Although we love our home, BMNB and I are among the millions of Americans who owe more on our home than what it's worth. We are officially underwater. We saw it coming when we bought our home in 2008. We had no illusions whatsoever that the housing market would rebound starting in 2008. That's why we sat across the kitchen table from each other before we bought our home and said, "We better really like this house, because we're going to be stuck with it."
Come to find out, BMNB still loves the house. Being stuck? Not so much. BMNB likes to have options. So since we knew we had to make our annual pilgrimage to our tax guy to hear yet again how much we owed the government -- federal and two states -- BMNB figured, why not ask him whether it would be worth it to just cobble together the difference between what we owe and what the house is worth, jet, and start over in a cheaper house.
First, let me say that we adore our tax guy. He's a gun lovin' southern Republican who doesn't believe in letting us give up any money to the government we don't have to. I call him our "tax shark." To be frank, we tend to owe on taxes because it's our fault, not his. He tells us year after year we make too much money and need to start something on the side to get more write offs. We're slow learners. Plus, I think Republicans take a special joy in making sure you don't pay more taxes than you have to. We give him that challenge every year.
When BMNB asked Tax Shark about making up the difference on our mortgage, his first response was, "Don't you dare give that money to the bank! You put that money in your new house and rent out your old house, but don't you dare give that money to the bank."
I love the way that man thinks.
We're not the only ones who are underwater, and the question for those of us who are underwater becomes, do you get out of your house before the difference between what you owe and what the house is worth becomes so insurmountable that you're stuck? Tax Shark gave us another perspective: Underwater pimpin'.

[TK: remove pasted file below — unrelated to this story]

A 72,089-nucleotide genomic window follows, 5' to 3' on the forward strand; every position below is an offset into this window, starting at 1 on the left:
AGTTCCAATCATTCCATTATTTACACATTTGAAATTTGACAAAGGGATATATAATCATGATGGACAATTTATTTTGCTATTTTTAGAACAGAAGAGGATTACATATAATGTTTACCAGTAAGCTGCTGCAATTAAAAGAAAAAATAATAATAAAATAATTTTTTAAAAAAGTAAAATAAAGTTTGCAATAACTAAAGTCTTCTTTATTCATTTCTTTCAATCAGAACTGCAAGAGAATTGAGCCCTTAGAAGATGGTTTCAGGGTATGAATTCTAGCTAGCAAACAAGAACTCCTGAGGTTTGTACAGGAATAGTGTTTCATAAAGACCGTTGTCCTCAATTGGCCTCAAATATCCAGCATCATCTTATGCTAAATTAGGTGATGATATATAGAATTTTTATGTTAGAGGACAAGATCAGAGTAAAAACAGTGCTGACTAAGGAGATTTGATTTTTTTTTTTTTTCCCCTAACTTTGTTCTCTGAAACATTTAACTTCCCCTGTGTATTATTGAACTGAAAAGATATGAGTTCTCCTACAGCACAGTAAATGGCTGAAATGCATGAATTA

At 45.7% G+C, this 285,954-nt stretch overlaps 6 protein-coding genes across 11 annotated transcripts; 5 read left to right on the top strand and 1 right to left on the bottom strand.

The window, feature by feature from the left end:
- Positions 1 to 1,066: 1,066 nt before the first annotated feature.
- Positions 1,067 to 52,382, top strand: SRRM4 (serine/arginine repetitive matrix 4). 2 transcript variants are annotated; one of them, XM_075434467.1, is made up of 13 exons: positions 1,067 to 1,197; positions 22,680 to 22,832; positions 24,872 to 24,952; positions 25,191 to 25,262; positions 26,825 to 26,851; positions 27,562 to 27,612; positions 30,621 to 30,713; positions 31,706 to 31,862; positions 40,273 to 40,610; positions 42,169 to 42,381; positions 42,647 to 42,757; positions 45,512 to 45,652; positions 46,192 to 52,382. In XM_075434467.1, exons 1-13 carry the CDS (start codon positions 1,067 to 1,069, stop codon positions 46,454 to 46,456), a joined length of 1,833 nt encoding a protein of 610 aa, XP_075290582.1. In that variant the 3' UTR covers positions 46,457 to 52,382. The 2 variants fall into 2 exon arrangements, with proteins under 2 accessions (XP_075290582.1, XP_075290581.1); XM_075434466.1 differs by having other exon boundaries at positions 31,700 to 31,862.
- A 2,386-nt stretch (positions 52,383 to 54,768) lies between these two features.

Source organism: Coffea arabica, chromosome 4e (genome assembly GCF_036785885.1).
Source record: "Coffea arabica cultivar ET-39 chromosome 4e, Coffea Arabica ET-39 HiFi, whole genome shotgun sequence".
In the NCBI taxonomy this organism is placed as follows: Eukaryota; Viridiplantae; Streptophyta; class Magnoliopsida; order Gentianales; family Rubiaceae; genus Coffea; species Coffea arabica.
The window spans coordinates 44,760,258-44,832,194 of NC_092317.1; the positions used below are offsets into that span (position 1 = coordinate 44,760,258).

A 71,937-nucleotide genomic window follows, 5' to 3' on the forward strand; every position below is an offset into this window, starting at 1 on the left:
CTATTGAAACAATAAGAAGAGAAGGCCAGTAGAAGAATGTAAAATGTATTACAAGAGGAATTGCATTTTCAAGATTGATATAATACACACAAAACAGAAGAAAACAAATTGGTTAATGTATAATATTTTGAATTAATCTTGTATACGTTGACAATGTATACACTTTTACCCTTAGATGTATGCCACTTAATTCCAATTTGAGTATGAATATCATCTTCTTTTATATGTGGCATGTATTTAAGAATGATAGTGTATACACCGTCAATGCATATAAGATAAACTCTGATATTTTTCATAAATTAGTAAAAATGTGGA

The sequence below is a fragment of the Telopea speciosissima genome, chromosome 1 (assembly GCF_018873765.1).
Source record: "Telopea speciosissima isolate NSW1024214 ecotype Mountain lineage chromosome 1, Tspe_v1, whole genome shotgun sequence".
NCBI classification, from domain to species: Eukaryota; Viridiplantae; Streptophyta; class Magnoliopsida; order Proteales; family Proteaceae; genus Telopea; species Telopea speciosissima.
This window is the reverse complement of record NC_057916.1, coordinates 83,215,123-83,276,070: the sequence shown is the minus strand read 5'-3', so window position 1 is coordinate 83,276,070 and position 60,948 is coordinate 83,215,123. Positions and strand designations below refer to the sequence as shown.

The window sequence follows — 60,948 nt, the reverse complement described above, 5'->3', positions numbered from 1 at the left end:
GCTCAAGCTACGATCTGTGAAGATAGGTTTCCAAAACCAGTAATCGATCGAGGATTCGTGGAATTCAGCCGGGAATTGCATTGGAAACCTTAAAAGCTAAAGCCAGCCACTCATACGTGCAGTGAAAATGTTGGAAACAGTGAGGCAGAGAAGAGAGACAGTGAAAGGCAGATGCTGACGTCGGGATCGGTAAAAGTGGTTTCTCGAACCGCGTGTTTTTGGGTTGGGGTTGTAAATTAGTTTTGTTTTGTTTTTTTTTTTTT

When it comes to money and investments, I think of myself as a pimp. Yes, indeed, I do. My money and investments need to be out on the track, making me money, so to speak. If they don't, I get rid of them, to wit: RIMM, Leucadia National Corp. and Helmerich and Payne, stocks I sold in my 401(K) to buy Google, Apple, Baidu and Berkshire-Hathaway B instead. I'm much happier, and I've more than made up the losses on those, well, hos that weren't bringing in money.
So how do you pimp an underwater house? You either modify the loan or refi it (you can get FHA streamline refis even if you're underwater, I'm told) to the point that the new mortgage is somewhere near competitive with rents for similar houses in the same neighborhood, save up the difference between your old mortgage payment and your new mortgage payment, buy a new house (preferably with an FHA loan with just 3.5% down) and rent out the old house. You no longer care that you're underwater for your old house because you're not paying for it -- your tenant is. And, assuming rents rise over time, you might even make a tidy profit. Trying to pay off a house that will never, ever be worth what you paid for it? Now, that's just sneaker pimpin'. But getting someone else to pay off your overpriced mortgage? That's underwater pimpin'.
Now, underwater pimpin' assumes a lot. It assumes that you can refi or modify your loan. It assumes that you can get your new mortgage payment down to a level that's nearly competitive with nearby rents. And it assumes that the nearby rents won't plummet. Now, if you get into your new house and can't rent your old house out for enough to cover the mortgage, I can't, as an officer of the court, tell you to walk away from your old house. I know there are many out there who believe a contract is a moral document and that you have a moral obligation to pay what you owe under one. You can imagine how little I think of that opinion after having been unilaterally furloughed for two years and having that little arrangement blessed by the courts.
It's just an option. And BMNB likes options.